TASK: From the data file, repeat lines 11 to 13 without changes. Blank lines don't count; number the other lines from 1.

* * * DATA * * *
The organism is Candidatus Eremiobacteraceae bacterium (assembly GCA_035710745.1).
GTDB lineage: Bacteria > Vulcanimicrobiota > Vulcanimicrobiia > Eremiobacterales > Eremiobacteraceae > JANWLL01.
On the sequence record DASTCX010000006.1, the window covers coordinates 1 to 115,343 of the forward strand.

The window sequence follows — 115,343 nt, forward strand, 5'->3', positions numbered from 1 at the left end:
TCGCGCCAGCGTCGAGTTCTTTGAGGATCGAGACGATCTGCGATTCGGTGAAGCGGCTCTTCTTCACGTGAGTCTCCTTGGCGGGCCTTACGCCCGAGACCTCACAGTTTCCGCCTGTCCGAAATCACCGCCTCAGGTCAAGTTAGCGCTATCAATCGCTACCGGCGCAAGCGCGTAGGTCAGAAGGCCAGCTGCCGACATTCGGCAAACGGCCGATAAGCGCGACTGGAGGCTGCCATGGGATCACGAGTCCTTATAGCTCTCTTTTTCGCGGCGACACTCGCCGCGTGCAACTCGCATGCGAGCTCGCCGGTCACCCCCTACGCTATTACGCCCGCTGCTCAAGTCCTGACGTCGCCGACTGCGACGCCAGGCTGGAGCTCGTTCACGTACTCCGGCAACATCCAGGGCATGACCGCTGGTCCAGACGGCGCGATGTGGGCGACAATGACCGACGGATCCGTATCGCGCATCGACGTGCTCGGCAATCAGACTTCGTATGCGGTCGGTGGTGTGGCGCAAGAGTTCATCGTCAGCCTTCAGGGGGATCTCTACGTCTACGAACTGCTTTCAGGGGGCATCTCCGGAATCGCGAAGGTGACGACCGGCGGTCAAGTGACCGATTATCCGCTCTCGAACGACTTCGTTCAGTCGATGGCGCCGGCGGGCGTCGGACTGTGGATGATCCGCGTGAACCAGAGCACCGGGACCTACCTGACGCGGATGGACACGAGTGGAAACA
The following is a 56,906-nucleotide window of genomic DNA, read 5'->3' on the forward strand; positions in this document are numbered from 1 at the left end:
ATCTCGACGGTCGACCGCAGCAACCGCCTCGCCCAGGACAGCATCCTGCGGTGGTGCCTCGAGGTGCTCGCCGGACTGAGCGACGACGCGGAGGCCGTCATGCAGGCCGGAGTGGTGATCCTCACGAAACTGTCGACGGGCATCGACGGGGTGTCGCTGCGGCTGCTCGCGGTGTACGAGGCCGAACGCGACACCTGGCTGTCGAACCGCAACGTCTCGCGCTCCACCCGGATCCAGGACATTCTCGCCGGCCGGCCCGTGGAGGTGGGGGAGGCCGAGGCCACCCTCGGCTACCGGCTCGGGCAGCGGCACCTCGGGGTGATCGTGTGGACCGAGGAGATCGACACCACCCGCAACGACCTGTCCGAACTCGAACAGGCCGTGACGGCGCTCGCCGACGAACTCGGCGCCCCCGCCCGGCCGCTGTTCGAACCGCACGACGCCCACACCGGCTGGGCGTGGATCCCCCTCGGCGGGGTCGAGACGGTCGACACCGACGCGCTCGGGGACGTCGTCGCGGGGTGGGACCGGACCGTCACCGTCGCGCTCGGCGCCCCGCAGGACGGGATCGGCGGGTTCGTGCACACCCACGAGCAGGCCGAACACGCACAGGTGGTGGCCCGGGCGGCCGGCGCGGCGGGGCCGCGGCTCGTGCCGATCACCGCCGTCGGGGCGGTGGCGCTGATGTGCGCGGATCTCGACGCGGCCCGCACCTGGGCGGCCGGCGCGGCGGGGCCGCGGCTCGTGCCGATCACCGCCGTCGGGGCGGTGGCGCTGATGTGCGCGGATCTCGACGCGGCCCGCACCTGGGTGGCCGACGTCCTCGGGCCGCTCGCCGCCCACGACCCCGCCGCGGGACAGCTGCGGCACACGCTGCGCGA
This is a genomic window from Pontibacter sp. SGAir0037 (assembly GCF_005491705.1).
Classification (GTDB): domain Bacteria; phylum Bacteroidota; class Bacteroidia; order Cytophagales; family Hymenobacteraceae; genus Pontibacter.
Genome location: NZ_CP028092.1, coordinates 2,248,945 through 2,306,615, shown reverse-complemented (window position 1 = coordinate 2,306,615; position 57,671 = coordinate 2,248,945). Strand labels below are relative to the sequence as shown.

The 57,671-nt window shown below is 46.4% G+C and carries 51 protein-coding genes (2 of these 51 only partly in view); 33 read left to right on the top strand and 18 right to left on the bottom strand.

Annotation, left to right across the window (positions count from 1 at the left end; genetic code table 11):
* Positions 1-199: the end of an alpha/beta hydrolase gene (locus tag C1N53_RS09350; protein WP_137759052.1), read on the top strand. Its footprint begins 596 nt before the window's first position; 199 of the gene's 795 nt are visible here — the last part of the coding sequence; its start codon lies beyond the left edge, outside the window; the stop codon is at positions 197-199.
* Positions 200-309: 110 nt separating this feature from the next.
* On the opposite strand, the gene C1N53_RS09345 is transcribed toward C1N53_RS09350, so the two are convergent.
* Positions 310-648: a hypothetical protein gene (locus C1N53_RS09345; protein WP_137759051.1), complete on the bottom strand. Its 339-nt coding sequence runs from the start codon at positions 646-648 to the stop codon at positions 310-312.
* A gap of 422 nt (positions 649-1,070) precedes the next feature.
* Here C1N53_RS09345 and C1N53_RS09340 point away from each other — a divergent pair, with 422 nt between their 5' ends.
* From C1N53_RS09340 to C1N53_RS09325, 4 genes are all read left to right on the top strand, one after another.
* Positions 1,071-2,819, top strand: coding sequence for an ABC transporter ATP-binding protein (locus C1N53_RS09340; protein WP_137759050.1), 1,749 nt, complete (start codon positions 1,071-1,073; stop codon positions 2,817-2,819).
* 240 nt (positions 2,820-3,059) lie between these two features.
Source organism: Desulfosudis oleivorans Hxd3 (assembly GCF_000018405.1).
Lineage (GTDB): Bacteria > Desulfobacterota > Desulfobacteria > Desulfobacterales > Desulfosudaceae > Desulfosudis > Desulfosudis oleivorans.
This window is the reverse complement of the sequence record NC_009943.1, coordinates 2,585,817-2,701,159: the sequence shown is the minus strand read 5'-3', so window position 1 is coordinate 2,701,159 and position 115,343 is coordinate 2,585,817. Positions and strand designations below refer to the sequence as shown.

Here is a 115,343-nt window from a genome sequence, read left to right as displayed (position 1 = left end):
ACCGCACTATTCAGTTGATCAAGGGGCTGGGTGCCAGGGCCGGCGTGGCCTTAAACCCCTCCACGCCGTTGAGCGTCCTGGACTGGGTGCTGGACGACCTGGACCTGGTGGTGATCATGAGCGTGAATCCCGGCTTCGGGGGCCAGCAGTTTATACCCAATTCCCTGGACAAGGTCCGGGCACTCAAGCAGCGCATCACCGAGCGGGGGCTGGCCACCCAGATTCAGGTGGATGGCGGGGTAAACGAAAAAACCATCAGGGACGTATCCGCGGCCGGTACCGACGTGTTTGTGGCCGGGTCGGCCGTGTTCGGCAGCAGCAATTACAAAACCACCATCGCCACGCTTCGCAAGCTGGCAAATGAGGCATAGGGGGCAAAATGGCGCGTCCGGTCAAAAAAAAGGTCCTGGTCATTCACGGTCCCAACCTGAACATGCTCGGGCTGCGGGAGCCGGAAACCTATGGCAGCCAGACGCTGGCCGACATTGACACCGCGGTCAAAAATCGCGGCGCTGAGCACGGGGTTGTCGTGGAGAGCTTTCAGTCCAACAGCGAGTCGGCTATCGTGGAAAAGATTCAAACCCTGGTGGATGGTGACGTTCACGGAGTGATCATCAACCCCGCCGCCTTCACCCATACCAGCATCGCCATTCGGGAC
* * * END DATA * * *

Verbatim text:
The 57,671-nt window shown below is 46.4% G+C and carries 51 protein-coding genes (2 of these 51 only partly in view); 33 read left to right on the top strand and 18 right to left on the bottom strand.

Annotation, left to right across the window (positions count from 1 at the left end; genetic code table 11):
* Positions 1-199: the end of an alpha/beta hydrolase gene (locus tag C1N53_RS09350; protein WP_137759052.1), read on the top strand. Its footprint begins 596 nt before the window's first position; 199 of the gene's 795 nt are visible here — the last part of the coding sequence; its start codon lies beyond the left edge, outside the window; the stop codon is at positions 197-199.